The Jazz.com Blog
September 15, 2008 · 0 comments
Elio Villafranca may not be a household name, but he is one of the more exciting musicians on the current jazz scene. This Cuban-born artist is a man of many surprises. Check out, for example, his painting to the right, a vivid watercolor from Villafranca's brush. But this artist paints his best known landscapes at the keyboard, where he cuts through the pigeonholing that tends to isolate Latin currents from the rest of the jazz world.
The range of his work is impressive. On a track such as “Calle Paula,” Villafranca can remind us of the classical work of composers such as Cuban Ernesto Lecuona, while in other settings this pianist seems closer to Monk than to mambo. Yet he can mix it up in a pure Latin vein with the best of them. In an age in which much of the most exciting music takes place in the interstices between the genres, it is refreshing to hear such determination to cut through arbitrary boundaries (often imposed by marketing considerations rather than artistic ones).
“When I moved to the U.S.,” Villafranca comments in his interview with Tomas Peña, “I was labeled as a 'Latin' jazz artist. At the time I was missing Cuba so much that even though I wanted to do something more creative there was bound to be a Cuban influence in my music. During that time I was listening to (pianist) Danilo Perez and lot of jazz and I kept thinking to myself, there has to be more to Latin jazz than just playing Tito Puente style.” Villafranca has achieved this something more. His ability to work the border territory between Latin and straight-ahead currents is especially impressive. “The whole Latin thing is very intricate,” Villafranca adds, “because you can compose Latin music in so many different ways.”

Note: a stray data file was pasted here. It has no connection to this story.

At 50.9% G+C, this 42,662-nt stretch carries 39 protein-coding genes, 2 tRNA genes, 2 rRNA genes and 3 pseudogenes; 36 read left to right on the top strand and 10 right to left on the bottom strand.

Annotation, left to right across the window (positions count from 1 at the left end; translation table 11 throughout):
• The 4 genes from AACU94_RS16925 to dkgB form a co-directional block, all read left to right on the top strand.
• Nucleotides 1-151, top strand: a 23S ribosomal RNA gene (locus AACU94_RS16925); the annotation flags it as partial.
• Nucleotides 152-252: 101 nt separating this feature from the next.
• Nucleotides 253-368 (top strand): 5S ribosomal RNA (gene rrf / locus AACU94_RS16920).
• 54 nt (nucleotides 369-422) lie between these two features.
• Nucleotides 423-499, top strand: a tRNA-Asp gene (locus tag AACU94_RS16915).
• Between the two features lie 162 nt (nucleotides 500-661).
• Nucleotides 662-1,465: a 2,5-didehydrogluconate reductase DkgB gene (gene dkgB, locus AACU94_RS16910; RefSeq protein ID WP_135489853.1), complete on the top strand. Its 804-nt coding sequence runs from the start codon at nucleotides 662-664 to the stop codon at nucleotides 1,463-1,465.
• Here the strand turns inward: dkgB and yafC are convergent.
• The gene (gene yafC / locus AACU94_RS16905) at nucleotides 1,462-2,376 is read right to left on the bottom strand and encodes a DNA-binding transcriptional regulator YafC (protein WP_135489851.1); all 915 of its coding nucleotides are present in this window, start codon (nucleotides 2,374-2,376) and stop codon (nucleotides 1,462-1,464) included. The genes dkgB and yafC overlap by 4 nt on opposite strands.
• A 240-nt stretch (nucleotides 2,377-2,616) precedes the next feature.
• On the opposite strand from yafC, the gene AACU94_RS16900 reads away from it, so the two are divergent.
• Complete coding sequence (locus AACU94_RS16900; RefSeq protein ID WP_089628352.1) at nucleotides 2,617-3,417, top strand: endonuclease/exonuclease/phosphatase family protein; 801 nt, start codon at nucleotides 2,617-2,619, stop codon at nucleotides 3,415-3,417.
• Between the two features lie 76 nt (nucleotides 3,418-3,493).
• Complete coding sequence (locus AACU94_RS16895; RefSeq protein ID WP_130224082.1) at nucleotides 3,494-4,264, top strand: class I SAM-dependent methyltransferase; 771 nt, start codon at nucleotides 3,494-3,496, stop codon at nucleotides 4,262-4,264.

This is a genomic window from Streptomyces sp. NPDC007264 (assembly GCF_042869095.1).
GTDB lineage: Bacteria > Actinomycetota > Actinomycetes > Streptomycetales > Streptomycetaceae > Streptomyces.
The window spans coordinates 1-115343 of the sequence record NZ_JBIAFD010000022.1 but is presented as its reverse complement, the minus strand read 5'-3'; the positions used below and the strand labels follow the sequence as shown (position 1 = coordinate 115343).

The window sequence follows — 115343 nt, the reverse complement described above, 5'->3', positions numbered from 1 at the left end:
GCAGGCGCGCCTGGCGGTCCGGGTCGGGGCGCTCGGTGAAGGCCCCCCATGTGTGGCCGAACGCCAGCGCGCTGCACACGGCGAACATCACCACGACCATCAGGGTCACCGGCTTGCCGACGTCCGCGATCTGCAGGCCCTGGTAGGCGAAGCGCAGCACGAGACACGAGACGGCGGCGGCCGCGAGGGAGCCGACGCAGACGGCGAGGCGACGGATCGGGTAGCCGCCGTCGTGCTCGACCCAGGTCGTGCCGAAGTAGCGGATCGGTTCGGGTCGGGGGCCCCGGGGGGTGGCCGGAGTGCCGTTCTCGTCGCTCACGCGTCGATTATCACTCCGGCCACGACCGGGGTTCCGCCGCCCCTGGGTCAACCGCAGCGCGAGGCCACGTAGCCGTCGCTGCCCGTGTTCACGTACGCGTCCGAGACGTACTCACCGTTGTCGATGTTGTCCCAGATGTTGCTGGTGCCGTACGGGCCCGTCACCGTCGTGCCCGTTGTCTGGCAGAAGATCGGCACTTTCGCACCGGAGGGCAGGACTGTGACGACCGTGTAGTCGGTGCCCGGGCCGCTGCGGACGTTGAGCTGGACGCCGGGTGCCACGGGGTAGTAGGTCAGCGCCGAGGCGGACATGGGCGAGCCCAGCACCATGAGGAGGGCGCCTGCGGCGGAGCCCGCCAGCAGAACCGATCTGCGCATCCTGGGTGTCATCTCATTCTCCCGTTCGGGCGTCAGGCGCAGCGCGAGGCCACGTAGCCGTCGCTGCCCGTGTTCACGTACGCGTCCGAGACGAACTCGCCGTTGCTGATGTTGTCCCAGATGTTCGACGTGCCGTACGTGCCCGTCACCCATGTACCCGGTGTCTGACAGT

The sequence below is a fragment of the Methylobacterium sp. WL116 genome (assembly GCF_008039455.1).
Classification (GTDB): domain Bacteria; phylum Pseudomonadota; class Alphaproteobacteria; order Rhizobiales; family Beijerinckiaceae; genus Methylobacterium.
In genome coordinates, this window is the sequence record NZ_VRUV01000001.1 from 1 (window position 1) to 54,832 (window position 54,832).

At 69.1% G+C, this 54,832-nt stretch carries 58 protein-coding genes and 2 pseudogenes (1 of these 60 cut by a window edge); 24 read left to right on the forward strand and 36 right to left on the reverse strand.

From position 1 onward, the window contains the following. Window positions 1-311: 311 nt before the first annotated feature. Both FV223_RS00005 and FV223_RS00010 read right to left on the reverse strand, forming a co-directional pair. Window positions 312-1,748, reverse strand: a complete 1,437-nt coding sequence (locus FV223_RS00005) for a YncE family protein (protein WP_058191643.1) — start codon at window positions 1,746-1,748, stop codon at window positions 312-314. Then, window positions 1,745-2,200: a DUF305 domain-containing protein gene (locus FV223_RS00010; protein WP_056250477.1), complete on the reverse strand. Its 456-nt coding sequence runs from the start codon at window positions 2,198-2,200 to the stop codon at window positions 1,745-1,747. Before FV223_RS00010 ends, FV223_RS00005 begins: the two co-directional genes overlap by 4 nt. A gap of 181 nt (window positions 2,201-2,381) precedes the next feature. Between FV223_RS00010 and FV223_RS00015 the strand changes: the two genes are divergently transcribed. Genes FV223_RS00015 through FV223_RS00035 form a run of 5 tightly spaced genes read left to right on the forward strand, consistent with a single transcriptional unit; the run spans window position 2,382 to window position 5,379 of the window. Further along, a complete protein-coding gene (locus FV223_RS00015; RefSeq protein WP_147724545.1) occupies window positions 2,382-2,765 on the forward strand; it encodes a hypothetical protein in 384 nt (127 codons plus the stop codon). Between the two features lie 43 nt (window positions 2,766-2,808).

Readers are encouraged to check out this interview in its entirety. But here is an especially interesting passage, describing the challenges a Cuban musician of Villafranca's generation faced in learning the mainstream jazz tradition.
“I came from Pinar del Rio, so when I arrived in Havana my family was my only means of support. They gave me 45 Cuban pesos per month to survive. At the time the cost of a cassette tape was fifteen pesos! Sometimes I would go to Gonzalo Rubalcaba’s house or Chucho Valdes’s house to see what new music had come out and I would ask them if they could make me copies (sometimes they did and sometimes they didn’t). Once I had a copy in my possession I would listen to it over and over and transcribe the music. That’s how I learned all of the standards. . . .
“At the time there was only one cassette player in the entire school so we would compile a list of names and take turns listening to the music. If your turn came up at 3 AM, that’s when you listened to the music! Often times I would take the cassette player outside and connect it to an electrical outlet (in the street) and listen to the music over and over. Once you returned the cassette player there was no telling when you would get it back -- so I memorized the music. That’s how I learned jazz.”
For Tomas Peña's complete interview with Elio Villafranca, click here.
This blog entry posted by Ted Gioia.